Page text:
At a subsequent period, during their captivity, some of the Jews appear to have imbibed the absurd notion of the Persians, that there were two supreme beings, an evil and a good one, representing light and darkness; and that, according to the ascendancy of one or other of these, good and happiness prevailed among men, or evil and misery abounded. Such at least was the absurd opinion held by the person to whom Isaiah addressed his prophecy (ch. xlv.) and which he refutes in the most significant and pointed manner.5

One illustration more will serve to exemplify the rule above given. In our Saviour's time the learning of the Greeks was cultivated by the Jews, who adopted the peculiar tenets of some of their most eminent philosophers. The Pharisees, it was well known, believed the immortality of the soul: but it appears from Josephus, that their notion of such immortality was the Pythagorean metempsychosis. From the Pharisees this tenet was generally received by the Jewish people; and, notwithstanding the benefit derived from hearing the discourses and conversations of our Lord, it appears to have been held by some of his disciples.

5. We should carefully distinguish between what the Scripture itself says, and what is only said in the Scripture.

The Bible is not to be contemplated as an oration from God to man, or as a body of laws, similar to our English Statute-Book, in which the legislature speaks to the people throughout: but it is to be regarded as a collection of compositions of very different sorts, and written at very distant times; and in these books, although their authors were divinely inspired, many other persons are introduced besides the penmen, who have faithfully set down the sayings and actions they record. This distinction of the excellent Mr. Boyle, if duly applied, will enable us to silence some of their malicious cavils, who accuse the Scriptures of teaching vice by the ungodly sayings and examples, that are occasionally to be met with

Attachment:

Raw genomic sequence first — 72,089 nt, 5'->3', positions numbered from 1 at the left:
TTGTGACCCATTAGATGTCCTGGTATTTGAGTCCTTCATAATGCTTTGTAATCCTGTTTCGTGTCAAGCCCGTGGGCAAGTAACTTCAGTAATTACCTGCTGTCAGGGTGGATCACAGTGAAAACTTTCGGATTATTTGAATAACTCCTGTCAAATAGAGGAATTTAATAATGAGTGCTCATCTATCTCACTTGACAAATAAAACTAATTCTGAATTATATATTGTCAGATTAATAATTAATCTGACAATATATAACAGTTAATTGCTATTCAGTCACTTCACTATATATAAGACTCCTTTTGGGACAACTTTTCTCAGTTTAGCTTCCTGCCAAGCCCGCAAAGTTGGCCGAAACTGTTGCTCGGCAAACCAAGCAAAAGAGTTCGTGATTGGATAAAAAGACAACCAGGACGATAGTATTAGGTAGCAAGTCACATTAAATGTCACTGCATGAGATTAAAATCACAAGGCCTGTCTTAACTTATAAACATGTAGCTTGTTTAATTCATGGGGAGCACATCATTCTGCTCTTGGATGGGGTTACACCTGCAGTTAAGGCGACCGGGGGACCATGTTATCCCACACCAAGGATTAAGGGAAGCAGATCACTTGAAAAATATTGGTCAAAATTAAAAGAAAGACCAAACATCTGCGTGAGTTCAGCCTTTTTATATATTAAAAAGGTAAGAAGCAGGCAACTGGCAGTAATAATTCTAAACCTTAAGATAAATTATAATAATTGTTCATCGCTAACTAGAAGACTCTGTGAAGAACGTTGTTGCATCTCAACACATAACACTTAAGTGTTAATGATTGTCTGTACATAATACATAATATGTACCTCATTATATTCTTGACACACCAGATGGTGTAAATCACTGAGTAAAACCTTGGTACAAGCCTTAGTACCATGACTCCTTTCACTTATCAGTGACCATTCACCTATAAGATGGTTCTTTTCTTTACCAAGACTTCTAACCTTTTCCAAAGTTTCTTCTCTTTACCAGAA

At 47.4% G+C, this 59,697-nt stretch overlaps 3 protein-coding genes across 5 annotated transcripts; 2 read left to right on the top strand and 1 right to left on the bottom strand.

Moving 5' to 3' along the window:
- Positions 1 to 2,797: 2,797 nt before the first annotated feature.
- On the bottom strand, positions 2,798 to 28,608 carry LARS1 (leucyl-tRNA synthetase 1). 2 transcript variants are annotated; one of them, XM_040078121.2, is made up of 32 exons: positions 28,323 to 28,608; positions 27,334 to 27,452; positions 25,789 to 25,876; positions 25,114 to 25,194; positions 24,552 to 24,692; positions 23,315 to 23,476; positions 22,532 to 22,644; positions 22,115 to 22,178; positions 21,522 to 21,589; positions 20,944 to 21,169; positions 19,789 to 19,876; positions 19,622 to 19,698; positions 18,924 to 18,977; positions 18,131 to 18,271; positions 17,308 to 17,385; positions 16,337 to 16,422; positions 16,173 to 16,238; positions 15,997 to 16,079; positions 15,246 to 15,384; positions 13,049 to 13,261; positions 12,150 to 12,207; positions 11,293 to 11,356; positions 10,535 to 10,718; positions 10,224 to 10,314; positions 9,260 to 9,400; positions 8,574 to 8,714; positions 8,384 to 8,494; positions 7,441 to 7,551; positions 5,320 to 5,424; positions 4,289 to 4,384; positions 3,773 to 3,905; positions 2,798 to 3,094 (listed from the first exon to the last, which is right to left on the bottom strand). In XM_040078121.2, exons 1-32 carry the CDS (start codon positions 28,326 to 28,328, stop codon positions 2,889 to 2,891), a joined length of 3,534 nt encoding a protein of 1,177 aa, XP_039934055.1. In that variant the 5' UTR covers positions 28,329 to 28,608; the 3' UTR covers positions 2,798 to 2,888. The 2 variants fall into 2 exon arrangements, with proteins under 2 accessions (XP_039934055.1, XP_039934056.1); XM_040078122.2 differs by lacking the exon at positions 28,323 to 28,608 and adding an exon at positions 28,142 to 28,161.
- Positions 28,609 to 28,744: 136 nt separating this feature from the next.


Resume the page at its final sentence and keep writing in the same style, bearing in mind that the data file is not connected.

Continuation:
among whom they reckoned such animals as were peculiarly useful to the country, and held them sacred) "the Egyptians seem so to reverence their kings, and humbly to address them as if they were gods. They even believe that it is not without the peculiar care of Providence that they arrive at supreme power; and that those, who have the will and the power to perform deeds of the greatest beneficence, are partakers of the divine nature."

1 Michaelis's Commentaries on the Laws of Moses, vol. i. p. 192. 2 Ibid. vol. i. p. 222.

4 Schumacher, De Cultu Animalium inter Ægyptios et Judæos Commentatio, pp. 40-47. Our learned countryman, Spencer, in his work De Legibus Hebræorum, and Michaelis, in his Commentaries, above cited, have shown, in many additional examples, the striking resemblance between the institutions of the Israelites and those of the Egyptians.

5 Vitringa, and Lowth, on Isaiah xiv. 7.

6 Josephus, De Bello Judaico, lib. ii. c. 8. § 14. and Antiq. lib. xviii. c. 1. § 3. The Pharisees held that every soul was immortal, but that only the souls of the righteous transmigrate into other bodies, while the souls of bad men are subject to eternal punishment. At first sight, this account appears to contradict the statement of Saint Paul (Acts xxiv. 15.): but the repugnancy is easily obviated, when it is considered that Josephus is speaking of the Pharisees only, but the apostle of the Jews in general, and of himself in particular.

7 Considerations on the Style of Scripture, (Works, vol. ii. p. 260.) Consid. 2.

3 Ibid. vol. i. p. 255.